Interview: Jonny Craig on life after rehab and staying sober

June 14, 2012 by Matthew Colwell

Interview: Jonny Craig on life after rehab and staying sober

Now that you’re out in public, what actions are you making to show your fans and detractors that you really have changed?

In my life—and I’ve dealt with this tons of times—it’s like, I’m doing good and then I’m doing shitty and then I’m doing good and then I’m doing shitty. For me, all I’m focusing on is that I can say as much shit as I want on twitter and be on as many magazines, but actions speak louder than words.

If I’m really out here, staying sober, focusing on myself and what I need to work this music career, I think a lot of other people will start hopping on board and they’ll start seeing it more. A lot of people do see it right off the bat. To me, it’s hard because I can say all these things that I want to say, but if I’m not actually showing someone, it’s pointless.

I feel level. Every time in my whole life, I always feel like I’m either up at the top or down at the bottom and never in the middle. For once I feel like I’m in the middle and I can actually make sense of the things that I’m going through on a daily basis.

There was a rumor a couple days ago going around that someone had recent pictures of you using again. What do you want to tell people about that situation and its validity?

Yeah, I’m actually not even sure what that situation is about. I hit up my ex-girlfriend and she was like, “I don’t know what anyone is talking about. I don’t have any pictures.” So, if there are any pictures, they’re obviously old like the ones that have already been posted online. It’s not really a big deal to me.

Like I said, I’m out here staying sober for myself, mainly. [Staying sober] is what I’m doing every day. I’m not out here getting high and then coming to [AP] and being like, “Cool, yeah. I’m doing this. I’m good. I’m doing that.” You can tell I have a level head. I just want everyone to know that I love them and all my fans, but I’m not only doing it for the publicity side of it. I’m actually doing this to save my only life. I don’t take this as a joke. A lot of people will talk shit and be like, “Oh, well I give it this many months.” Fine, because I’m counting the days, too.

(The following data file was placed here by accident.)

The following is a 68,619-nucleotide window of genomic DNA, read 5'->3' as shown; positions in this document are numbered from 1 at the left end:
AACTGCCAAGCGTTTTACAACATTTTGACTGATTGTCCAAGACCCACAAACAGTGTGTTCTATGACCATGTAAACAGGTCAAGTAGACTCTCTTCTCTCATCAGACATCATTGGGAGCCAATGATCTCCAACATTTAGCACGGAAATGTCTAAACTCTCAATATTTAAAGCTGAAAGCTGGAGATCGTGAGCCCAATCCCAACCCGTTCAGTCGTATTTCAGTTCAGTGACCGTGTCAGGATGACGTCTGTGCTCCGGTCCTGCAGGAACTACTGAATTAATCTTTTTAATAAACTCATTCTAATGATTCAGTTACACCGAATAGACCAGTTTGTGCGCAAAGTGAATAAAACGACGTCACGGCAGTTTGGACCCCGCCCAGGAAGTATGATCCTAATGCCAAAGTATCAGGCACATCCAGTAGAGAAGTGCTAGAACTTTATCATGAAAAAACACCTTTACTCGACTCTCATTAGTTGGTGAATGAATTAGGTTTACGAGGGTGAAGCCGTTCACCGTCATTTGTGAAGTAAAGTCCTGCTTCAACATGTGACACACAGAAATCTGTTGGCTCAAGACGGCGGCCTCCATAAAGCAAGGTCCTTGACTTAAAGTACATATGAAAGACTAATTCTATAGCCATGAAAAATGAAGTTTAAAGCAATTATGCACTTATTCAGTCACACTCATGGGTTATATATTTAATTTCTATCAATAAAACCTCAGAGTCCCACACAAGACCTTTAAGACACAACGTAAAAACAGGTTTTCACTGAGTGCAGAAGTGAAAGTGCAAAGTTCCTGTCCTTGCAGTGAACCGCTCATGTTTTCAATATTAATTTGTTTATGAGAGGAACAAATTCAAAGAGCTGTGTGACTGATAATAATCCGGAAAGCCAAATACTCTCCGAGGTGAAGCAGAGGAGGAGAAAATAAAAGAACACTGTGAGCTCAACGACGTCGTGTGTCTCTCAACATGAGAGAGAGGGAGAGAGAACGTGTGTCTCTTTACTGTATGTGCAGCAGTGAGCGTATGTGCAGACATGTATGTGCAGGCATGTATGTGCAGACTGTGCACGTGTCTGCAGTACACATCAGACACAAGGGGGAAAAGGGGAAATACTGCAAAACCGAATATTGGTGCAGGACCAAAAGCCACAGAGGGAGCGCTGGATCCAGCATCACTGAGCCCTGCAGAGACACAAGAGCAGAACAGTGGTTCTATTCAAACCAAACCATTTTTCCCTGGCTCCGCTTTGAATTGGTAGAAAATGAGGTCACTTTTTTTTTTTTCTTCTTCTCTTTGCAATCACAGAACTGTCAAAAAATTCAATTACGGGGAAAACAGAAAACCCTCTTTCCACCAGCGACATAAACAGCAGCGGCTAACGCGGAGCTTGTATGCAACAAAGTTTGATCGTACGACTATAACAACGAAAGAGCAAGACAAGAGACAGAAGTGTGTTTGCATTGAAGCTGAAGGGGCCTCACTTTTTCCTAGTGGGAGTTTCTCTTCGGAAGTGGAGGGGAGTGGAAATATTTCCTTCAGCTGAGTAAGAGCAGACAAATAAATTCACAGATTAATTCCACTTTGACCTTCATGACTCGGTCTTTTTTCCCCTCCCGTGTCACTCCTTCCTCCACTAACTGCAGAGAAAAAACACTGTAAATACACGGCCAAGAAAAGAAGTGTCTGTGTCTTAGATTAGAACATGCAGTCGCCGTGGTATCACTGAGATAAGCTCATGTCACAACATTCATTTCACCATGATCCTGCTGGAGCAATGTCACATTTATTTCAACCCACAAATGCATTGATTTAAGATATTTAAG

You’re up over 100 days now, aren’t you?

Yeah, the Soma show was my hundredth day.

That’s awesome to hear. So you’re also working on record right now. What’s going on with that? Where are you in the process?

Right now we’re just trying to get producers and people on board. We have Matt Squire (The Cab, Panic! At The Disco) and Ian Kirkpatrick (Breathe Carolina, Neon Trees) and we have some other people that we’re just waiting to see if their timelines fit with ours. That’s pretty much just it. I’m taking everything super slow. I want to put out music as fast as I can, but I don’t want to rush anything. I want to make the next music I make the perfect step forward if that makes sense. I don’t want to rush into it. I want to make sure it’s the best thing for me to put out at the right time.

Do you have anything written?

I work on shit all day long in my head. I have some songs I’ve been messing with for months and putting them together and taking them apart. It’s all a long process that just happens in my head. It seems like I’m just sitting around in my bed all day, but I’m just working on stuff in my head.

I haven’t recorded anything yet, but I think that we’re going to try and get me into a studio some time in the next two weeks. [I’ll just be] free styling some stuff to see what my voice is sounding like and get a feel for some songs people are sending us.

In our print interview, you ended with talking about how you feel transformed and had found a new sense happiness, so what do you want to say now as a follow-up? What is it you want to tell people now that we’re a few months in the future?

I’m still just as happy and it’s because I’m doing everything for myself. I’m doing things and taking the effort to make myself healthy. I’m not just out here talking a bunch of bullshit for shock value. Just keeping going forward is all I can think about. A lot of crazy stuff is happening this year, but I just want everyone to know that everything I do and everything I sing and all the music I make is not only just for me, but for people who are going through the same shit.

I never felt like that was the way I wanted people to see my music, but now I see all the people I’m helping online and how everyone is all, “Thank you so much. You give me so much hope.” I just want everyone to know they don’t have to live this life. They don’t have to go down this road.

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